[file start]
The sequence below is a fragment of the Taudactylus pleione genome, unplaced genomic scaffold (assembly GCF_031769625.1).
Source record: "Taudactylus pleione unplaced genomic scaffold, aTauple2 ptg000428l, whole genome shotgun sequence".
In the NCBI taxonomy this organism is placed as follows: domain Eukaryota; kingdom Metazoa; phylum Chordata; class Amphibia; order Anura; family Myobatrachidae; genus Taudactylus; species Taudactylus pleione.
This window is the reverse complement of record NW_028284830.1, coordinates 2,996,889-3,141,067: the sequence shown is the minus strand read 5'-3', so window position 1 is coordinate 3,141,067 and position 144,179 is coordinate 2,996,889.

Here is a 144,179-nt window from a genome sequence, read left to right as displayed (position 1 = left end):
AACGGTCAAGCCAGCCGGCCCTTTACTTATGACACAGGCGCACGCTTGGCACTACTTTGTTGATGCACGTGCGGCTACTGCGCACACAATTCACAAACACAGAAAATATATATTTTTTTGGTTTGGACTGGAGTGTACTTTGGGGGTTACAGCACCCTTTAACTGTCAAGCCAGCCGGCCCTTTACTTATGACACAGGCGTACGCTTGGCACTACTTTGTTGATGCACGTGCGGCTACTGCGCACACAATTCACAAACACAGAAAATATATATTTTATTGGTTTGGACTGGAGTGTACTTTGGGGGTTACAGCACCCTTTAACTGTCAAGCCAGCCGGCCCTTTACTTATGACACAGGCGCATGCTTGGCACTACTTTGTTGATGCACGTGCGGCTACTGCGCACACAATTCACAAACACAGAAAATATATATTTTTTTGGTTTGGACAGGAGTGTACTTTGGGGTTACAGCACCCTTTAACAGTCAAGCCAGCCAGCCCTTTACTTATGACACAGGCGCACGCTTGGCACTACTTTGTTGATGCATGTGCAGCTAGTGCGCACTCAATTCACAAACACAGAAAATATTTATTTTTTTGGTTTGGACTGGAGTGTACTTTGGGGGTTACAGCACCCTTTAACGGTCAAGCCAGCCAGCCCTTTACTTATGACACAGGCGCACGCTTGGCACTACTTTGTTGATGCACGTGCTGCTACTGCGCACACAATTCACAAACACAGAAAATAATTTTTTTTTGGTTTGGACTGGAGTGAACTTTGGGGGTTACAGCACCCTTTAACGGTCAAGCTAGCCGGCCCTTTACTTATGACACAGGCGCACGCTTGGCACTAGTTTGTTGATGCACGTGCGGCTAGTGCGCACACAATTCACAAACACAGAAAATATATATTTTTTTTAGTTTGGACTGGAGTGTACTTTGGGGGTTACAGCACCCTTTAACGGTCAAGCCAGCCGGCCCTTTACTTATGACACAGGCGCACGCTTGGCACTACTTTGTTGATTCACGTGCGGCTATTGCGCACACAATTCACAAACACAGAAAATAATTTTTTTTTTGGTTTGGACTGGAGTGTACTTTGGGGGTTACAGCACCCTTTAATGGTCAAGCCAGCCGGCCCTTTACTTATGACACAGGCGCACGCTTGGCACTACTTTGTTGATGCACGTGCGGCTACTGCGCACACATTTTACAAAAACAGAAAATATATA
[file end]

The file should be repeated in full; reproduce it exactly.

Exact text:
The sequence below is a fragment of the Taudactylus pleione genome, unplaced genomic scaffold (assembly GCF_031769625.1).
Source record: "Taudactylus pleione unplaced genomic scaffold, aTauple2 ptg000428l, whole genome shotgun sequence".
In the NCBI taxonomy this organism is placed as follows: domain Eukaryota; kingdom Metazoa; phylum Chordata; class Amphibia; order Anura; family Myobatrachidae; genus Taudactylus; species Taudactylus pleione.
This window is the reverse complement of record NW_028284830.1, coordinates 2,996,889-3,141,067: the sequence shown is the minus strand read 5'-3', so window position 1 is coordinate 3,141,067 and position 144,179 is coordinate 2,996,889.

Here is a 144,179-nt window from a genome sequence, read left to right as displayed (position 1 = left end):
AACGGTCAAGCCAGCCGGCCCTTTACTTATGACACAGGCGCACGCTTGGCACTACTTTGTTGATGCACGTGCGGCTACTGCGCACACAATTCACAAACACAGAAAATATATATTTTTTTGGTTTGGACTGGAGTGTACTTTGGGGGTTACAGCACCCTTTAACTGTCAAGCCAGCCGGCCCTTTACTTATGACACAGGCGTACGCTTGGCACTACTTTGTTGATGCACGTGCGGCTACTGCGCACACAATTCACAAACACAGAAAATATATATTTTATTGGTTTGGACTGGAGTGTACTTTGGGGGTTACAGCACCCTTTAACTGTCAAGCCAGCCGGCCCTTTACTTATGACACAGGCGCATGCTTGGCACTACTTTGTTGATGCACGTGCGGCTACTGCGCACACAATTCACAAACACAGAAAATATATATTTTTTTGGTTTGGACAGGAGTGTACTTTGGGGTTACAGCACCCTTTAACAGTCAAGCCAGCCAGCCCTTTACTTATGACACAGGCGCACGCTTGGCACTACTTTGTTGATGCATGTGCAGCTAGTGCGCACTCAATTCACAAACACAGAAAATATTTATTTTTTTGGTTTGGACTGGAGTGTACTTTGGGGGTTACAGCACCCTTTAACGGTCAAGCCAGCCAGCCCTTTACTTATGACACAGGCGCACGCTTGGCACTACTTTGTTGATGCACGTGCTGCTACTGCGCACACAATTCACAAACACAGAAAATAATTTTTTTTTGGTTTGGACTGGAGTGAACTTTGGGGGTTACAGCACCCTTTAACGGTCAAGCTAGCCGGCCCTTTACTTATGACACAGGCGCACGCTTGGCACTAGTTTGTTGATGCACGTGCGGCTAGTGCGCACACAATTCACAAACACAGAAAATATATATTTTTTTTAGTTTGGACTGGAGTGTACTTTGGGGGTTACAGCACCCTTTAACGGTCAAGCCAGCCGGCCCTTTACTTATGACACAGGCGCACGCTTGGCACTACTTTGTTGATTCACGTGCGGCTATTGCGCACACAATTCACAAACACAGAAAATAATTTTTTTTTTGGTTTGGACTGGAGTGTACTTTGGGGGTTACAGCACCCTTTAATGGTCAAGCCAGCCGGCCCTTTACTTATGACACAGGCGCACGCTTGGCACTACTTTGTTGATGCACGTGCGGCTACTGCGCACACATTTTACAAAAACAGAAAATATATA